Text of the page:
A molecular, morphometric and mechanical comparison of the structural elements of byssus from Mytilus edulis and Mytilus galloprovincialis
Journal of Experimental Biology
Marine mussels are renowned for their ability to produce an extra-organismic tendon-like structure that can withstand the wave forces associated with the intertidal habitat. Initial characterization of byssal properties has focused on Mytilus edulis, with few detailed comparisons with other mussels. M. galloprovincialis, a closely related species, provides an opportunity for a thorough comparison. Three full-length cDNA clones encoding the byssal collagens, precollagen D (preCol-D), preCol-NG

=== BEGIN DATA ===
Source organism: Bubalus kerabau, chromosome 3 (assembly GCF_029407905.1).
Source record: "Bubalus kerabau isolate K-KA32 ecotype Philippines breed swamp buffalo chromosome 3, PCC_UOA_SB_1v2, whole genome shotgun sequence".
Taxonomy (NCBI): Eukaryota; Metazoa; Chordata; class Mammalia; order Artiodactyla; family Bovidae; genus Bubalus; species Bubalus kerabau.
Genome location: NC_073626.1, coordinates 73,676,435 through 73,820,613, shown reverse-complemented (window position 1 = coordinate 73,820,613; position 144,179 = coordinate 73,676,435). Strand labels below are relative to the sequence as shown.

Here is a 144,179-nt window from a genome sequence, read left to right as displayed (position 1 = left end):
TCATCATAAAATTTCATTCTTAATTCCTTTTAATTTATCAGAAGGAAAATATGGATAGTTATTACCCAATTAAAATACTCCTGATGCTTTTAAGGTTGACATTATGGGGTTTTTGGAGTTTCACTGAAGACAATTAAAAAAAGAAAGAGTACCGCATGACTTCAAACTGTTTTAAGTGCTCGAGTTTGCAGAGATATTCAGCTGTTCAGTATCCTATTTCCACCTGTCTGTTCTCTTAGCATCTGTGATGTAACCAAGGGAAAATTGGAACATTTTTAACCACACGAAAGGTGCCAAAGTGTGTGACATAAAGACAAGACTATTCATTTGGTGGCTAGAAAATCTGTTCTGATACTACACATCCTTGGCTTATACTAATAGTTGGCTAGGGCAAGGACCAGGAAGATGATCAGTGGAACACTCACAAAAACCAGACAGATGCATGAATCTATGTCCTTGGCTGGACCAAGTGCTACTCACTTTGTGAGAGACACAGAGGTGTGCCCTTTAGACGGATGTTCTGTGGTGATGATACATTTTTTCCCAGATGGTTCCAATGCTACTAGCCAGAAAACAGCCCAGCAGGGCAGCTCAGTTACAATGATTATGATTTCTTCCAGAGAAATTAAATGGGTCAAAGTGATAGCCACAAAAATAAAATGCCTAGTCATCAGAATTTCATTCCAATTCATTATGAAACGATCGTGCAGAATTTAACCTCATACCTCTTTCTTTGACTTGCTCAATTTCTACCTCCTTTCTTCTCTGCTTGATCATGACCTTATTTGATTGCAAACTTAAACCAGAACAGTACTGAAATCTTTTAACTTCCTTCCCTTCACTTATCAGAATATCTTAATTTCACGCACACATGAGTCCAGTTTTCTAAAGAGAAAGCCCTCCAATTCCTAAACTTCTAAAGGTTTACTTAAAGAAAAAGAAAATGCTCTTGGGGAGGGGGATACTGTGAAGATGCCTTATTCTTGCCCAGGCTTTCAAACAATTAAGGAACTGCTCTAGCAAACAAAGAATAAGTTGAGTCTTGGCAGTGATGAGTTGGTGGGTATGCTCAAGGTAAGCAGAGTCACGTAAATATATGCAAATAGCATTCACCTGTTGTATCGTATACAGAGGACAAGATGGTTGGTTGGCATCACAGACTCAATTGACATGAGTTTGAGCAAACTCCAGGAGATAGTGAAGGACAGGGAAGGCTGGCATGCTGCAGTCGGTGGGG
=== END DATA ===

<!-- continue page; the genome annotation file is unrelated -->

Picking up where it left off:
... Col-D), preCol-NG and preCol-P, were isolated from M. galloprovincialis. Comparisons with M. edulis preCol-D, preCol-NG and preCol-P reveal a 91.3 %, 88.6 % and 90.1 % identity with the cDNA and an 89.0 %, 88.1 % and 89.0 % identity with the deduced protein sequences, respectively. Key elements are maintained between the species: in particular, modeled bends in the collagen helix due to breaks in the Gly-X-Y pattern and the location of cysteine and putative 3,4-dihydroxyphenylalanine (DOPA) residues. A potentially important difference between the two is that, in all cases, M. galloprovincialis byssal collagens contain additional histidine residues in their flanking domains. The significance of this may lie in the ability of M. galloprovincialis to utilize more metal chelate cross-links, which have been implicated in byssal thread stability. M. edulis threads are typically twice the length and diameter of M. galloprovincialis threads and appear to contain nearly 10 % more collagen. These differences are maintained even when the different thread portions are compared. Despite differences in a number of parameters, most notably that whole M. galloprovincialis threads are stiffer, threads whether whole or separated into proximal and distal portions, have similar mechanical behaviors. It is apparent from this comparison that M. galloprovincialis and M. edulis are seemingly interchangeable models for byssal research.